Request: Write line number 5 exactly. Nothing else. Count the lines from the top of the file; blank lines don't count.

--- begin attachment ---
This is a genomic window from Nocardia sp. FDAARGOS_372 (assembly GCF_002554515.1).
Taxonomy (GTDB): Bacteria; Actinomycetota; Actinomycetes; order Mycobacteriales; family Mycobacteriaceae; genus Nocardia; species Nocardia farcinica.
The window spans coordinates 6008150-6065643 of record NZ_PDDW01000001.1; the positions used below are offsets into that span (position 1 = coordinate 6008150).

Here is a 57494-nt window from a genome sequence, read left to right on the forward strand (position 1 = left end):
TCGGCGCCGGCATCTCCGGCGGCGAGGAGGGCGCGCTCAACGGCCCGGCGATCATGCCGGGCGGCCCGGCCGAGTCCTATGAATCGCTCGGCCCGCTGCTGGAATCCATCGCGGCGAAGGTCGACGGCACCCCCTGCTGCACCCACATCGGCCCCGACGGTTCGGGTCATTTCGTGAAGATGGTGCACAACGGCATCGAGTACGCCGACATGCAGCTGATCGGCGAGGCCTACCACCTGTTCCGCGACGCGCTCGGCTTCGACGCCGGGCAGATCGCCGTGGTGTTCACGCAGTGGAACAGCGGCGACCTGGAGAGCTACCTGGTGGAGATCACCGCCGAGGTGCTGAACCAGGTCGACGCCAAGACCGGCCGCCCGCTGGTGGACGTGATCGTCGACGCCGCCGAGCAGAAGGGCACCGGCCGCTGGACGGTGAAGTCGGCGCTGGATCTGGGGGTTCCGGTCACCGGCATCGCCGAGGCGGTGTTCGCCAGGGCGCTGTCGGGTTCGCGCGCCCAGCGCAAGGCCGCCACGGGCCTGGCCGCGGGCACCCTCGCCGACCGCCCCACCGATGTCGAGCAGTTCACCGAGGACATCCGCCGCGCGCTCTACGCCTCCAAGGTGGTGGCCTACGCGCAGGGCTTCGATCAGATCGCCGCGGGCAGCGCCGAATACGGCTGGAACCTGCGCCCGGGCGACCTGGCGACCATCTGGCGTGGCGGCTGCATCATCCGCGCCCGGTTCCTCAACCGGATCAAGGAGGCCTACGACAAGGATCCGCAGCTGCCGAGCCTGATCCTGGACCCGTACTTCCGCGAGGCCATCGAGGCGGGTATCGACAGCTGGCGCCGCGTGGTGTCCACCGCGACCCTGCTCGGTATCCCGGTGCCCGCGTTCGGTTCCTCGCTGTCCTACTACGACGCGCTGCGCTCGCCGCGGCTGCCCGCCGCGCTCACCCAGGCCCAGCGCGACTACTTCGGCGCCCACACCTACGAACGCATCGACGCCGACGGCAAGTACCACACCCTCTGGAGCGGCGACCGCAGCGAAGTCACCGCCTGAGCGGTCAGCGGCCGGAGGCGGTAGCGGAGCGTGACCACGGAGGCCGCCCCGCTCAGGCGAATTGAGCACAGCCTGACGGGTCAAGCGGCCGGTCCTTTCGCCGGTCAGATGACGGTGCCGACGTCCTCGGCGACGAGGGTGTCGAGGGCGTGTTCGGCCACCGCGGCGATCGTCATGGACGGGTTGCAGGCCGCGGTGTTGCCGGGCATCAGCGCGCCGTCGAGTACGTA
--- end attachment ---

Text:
TCGGCGCCGGCATCTCCGGCGGCGAGGAGGGCGCGCTCAACGGCCCGGCGATCATGCCGGGCGGCCCGGCCGAGTCCTATGAATCGCTCGGCCCGCTGCTGGAATCCATCGCGGCGAAGGTCGACGGCACCCCCTGCTGCACCCACATCGGCCCCGACGGTTCGGGTCATTTCGTGAAGATGGTGCACAACGGCATCGAGTACGCCGACATGCAGCTGATCGGCGAGGCCTACCACCTGTTCCGCGACGCGCTCGGCTTCGACGCCGGGCAGATCGCCGTGGTGTTCACGCAGTGGAACAGCGGCGACCTGGAGAGCTACCTGGTGGAGATCACCGCCGAGGTGCTGAACCAGGTCGACGCCAAGACCGGCCGCCCGCTGGTGGACGTGATCGTCGACGCCGCCGAGCAGAAGGGCACCGGCCGCTGGACGGTGAAGTCGGCGCTGGATCTGGGGGTTCCGGTCACCGGCATCGCCGAGGCGGTGTTCGCCAGGGCGCTGTCGGGTTCGCGCGCCCAGCGCAAGGCCGCCACGGGCCTGGCCGCGGGCACCCTCGCCGACCGCCCCACCGATGTCGAGCAGTTCACCGAGGACATCCGCCGCGCGCTCTACGCCTCCAAGGTGGTGGCCTACGCGCAGGGCTTCGATCAGATCGCCGCGGGCAGCGCCGAATACGGCTGGAACCTGCGCCCGGGCGACCTGGCGACCATCTGGCGTGGCGGCTGCATCATCCGCGCCCGGTTCCTCAACCGGATCAAGGAGGCCTACGACAAGGATCCGCAGCTGCCGAGCCTGATCCTGGACCCGTACTTCCGCGAGGCCATCGAGGCGGGTATCGACAGCTGGCGCCGCGTGGTGTCCACCGCGACCCTGCTCGGTATCCCGGTGCCCGCGTTCGGTTCCTCGCTGTCCTACTACGACGCGCTGCGCTCGCCGCGGCTGCCCGCCGCGCTCACCCAGGCCCAGCGCGACTACTTCGGCGCCCACACCTACGAACGCATCGACGCCGACGGCAAGTACCACACCCTCTGGAGCGGCGACCGCAGCGAAGTCACCGCCTGAGCGGTCAGCGGCCGGAGGCGGTAGCGGAGCGTGACCACGGAGGCCGCCCCGCTCAGGCGAATTGAGCACAGCCTGACGGGTCAAGCGGCCGGTCCTTTCGCCGGTCAGATGACGGTGCCGACGTCCTCGGCGACGAGGGTGTCGAGGGCGTGTTCGGCCACCGCGGCGATCGTCATGGACGGGTTGCAGGCCGCGGTGTTGCCGGGCATCAGCGCGCCGTCGAGTACGTA